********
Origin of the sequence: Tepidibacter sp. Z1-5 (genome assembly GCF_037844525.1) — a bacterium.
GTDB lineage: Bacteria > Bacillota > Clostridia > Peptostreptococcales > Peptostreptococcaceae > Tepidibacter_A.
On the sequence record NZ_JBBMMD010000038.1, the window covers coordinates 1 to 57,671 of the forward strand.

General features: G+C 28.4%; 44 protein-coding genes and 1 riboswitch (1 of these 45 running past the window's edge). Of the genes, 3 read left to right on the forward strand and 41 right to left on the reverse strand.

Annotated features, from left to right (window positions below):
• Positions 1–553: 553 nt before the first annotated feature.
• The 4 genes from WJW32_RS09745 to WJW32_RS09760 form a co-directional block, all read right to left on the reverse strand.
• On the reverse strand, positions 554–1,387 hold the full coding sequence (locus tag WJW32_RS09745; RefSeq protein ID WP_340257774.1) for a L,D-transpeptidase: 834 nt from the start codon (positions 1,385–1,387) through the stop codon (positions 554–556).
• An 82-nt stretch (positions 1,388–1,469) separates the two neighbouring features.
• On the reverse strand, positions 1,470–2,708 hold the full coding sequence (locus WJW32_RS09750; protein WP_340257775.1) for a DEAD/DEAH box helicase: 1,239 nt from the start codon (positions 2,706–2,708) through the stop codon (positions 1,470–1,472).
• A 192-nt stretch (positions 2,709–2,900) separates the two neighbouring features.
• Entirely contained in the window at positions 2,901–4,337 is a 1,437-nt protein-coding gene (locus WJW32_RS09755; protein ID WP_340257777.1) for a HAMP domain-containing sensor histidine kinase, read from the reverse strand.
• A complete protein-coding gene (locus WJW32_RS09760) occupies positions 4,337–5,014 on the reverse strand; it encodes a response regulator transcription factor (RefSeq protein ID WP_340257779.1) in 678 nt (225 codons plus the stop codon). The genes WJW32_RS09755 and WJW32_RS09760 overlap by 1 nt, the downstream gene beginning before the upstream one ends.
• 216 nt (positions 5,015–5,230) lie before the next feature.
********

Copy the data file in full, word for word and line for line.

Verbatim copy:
Origin of the sequence: Tepidibacter sp. Z1-5 (genome assembly GCF_037844525.1) — a bacterium.
GTDB lineage: Bacteria > Bacillota > Clostridia > Peptostreptococcales > Peptostreptococcaceae > Tepidibacter_A.
On the sequence record NZ_JBBMMD010000038.1, the window covers coordinates 1 to 57,671 of the forward strand.

General features: G+C 28.4%; 44 protein-coding genes and 1 riboswitch (1 of these 45 running past the window's edge). Of the genes, 3 read left to right on the forward strand and 41 right to left on the reverse strand.

Annotated features, from left to right (window positions below):
• Positions 1–553: 553 nt before the first annotated feature.
• The 4 genes from WJW32_RS09745 to WJW32_RS09760 form a co-directional block, all read right to left on the reverse strand.
• On the reverse strand, positions 554–1,387 hold the full coding sequence (locus tag WJW32_RS09745; RefSeq protein ID WP_340257774.1) for a L,D-transpeptidase: 834 nt from the start codon (positions 1,385–1,387) through the stop codon (positions 554–556).
• An 82-nt stretch (positions 1,388–1,469) separates the two neighbouring features.
• On the reverse strand, positions 1,470–2,708 hold the full coding sequence (locus WJW32_RS09750; protein WP_340257775.1) for a DEAD/DEAH box helicase: 1,239 nt from the start codon (positions 2,706–2,708) through the stop codon (positions 1,470–1,472).
• A 192-nt stretch (positions 2,709–2,900) separates the two neighbouring features.
• Entirely contained in the window at positions 2,901–4,337 is a 1,437-nt protein-coding gene (locus WJW32_RS09755; protein ID WP_340257777.1) for a HAMP domain-containing sensor histidine kinase, read from the reverse strand.
• A complete protein-coding gene (locus WJW32_RS09760) occupies positions 4,337–5,014 on the reverse strand; it encodes a response regulator transcription factor (RefSeq protein ID WP_340257779.1) in 678 nt (225 codons plus the stop codon). The genes WJW32_RS09755 and WJW32_RS09760 overlap by 1 nt, the downstream gene beginning before the upstream one ends.
• 216 nt (positions 5,015–5,230) lie before the next feature.